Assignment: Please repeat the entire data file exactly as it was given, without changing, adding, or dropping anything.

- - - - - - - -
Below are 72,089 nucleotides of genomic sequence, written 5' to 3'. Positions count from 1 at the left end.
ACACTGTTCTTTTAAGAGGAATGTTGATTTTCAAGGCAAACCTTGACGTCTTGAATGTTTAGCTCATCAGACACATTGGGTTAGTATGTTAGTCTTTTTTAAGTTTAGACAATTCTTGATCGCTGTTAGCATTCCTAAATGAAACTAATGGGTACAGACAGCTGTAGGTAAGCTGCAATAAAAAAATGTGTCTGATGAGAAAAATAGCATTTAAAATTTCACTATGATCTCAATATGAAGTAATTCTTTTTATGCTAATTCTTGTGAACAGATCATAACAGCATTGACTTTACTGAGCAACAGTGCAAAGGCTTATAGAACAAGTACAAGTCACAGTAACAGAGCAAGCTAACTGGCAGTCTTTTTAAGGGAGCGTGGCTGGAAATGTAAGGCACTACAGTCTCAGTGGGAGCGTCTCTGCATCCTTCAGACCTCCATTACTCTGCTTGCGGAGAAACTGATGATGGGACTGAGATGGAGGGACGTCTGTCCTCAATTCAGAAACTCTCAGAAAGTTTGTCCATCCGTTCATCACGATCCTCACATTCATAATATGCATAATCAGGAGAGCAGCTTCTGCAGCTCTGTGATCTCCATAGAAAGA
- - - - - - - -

Below are 72,089 nucleotides of genomic sequence, written 5' to 3'. Positions count from 1 at the left end.
ACACTGTTCTTTTAAGAGGAATGTTGATTTTCAAGGCAAACCTTGACGTCTTGAATGTTTAGCTCATCAGACACATTGGGTTAGTATGTTAGTCTTTTTTAAGTTTAGACAATTCTTGATCGCTGTTAGCATTCCTAAATGAAACTAATGGGTACAGACAGCTGTAGGTAAGCTGCAATAAAAAAATGTGTCTGATGAGAAAAATAGCATTTAAAATTTCACTATGATCTCAATATGAAGTAATTCTTTTTATGCTAATTCTTGTGAACAGATCATAACAGCATTGACTTTACTGAGCAACAGTGCAAAGGCTTATAGAACAAGTACAAGTCACAGTAACAGAGCAAGCTAACTGGCAGTCTTTTTAAGGGAGCGTGGCTGGAAATGTAAGGCACTACAGTCTCAGTGGGAGCGTCTCTGCATCCTTCAGACCTCCATTACTCTGCTTGCGGAGAAACTGATGATGGGACTGAGATGGAGGGACGTCTGTCCTCAATTCAGAAACTCTCAGAAAGTTTGTCCATCCGTTCATCACGATCCTCACATTCATAATATGCATAATCAGGAGAGCAGCTTCTGCAGCTCTGTGATCTCCATAGAAAGA